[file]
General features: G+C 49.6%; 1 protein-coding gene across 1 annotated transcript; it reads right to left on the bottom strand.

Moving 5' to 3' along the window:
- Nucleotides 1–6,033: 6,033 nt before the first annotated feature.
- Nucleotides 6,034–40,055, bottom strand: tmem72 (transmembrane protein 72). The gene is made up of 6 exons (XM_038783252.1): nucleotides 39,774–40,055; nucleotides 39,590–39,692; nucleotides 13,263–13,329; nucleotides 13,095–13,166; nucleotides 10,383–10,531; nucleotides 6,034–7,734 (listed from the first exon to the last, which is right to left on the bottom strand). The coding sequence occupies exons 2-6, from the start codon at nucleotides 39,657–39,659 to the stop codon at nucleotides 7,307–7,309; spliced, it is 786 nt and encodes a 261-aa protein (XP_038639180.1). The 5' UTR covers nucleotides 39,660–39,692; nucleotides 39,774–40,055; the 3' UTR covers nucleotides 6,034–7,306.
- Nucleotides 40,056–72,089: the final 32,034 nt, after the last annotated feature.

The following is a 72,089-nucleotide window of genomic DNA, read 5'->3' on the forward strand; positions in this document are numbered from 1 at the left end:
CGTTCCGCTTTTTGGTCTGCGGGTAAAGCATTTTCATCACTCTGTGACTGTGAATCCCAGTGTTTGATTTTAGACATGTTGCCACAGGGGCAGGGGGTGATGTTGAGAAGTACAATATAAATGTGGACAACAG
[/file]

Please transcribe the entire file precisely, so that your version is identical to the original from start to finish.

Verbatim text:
General features: G+C 49.6%; 1 protein-coding gene across 1 annotated transcript; it reads right to left on the bottom strand.

Moving 5' to 3' along the window:
- Nucleotides 1–6,033: 6,033 nt before the first annotated feature.
- Nucleotides 6,034–40,055, bottom strand: tmem72 (transmembrane protein 72). The gene is made up of 6 exons (XM_038783252.1): nucleotides 39,774–40,055; nucleotides 39,590–39,692; nucleotides 13,263–13,329; nucleotides 13,095–13,166; nucleotides 10,383–10,531; nucleotides 6,034–7,734 (listed from the first exon to the last, which is right to left on the bottom strand). The coding sequence occupies exons 2-6, from the start codon at nucleotides 39,657–39,659 to the stop codon at nucleotides 7,307–7,309; spliced, it is 786 nt and encodes a 261-aa protein (XP_038639180.1). The 5' UTR covers nucleotides 39,660–39,692; nucleotides 39,774–40,055; the 3' UTR covers nucleotides 6,034–7,306.
- Nucleotides 40,056–72,089: the final 32,034 nt, after the last annotated feature.

The following is a 72,089-nucleotide window of genomic DNA, read 5'->3' on the forward strand; positions in this document are numbered from 1 at the left end:
CGTTCCGCTTTTTGGTCTGCGGGTAAAGCATTTTCATCACTCTGTGACTGTGAATCCCAGTGTTTGATTTTAGACATGTTGCCACAGGGGCAGGGGGTGATGTTGAGAAGTACAATATAAATGTGGACAACAG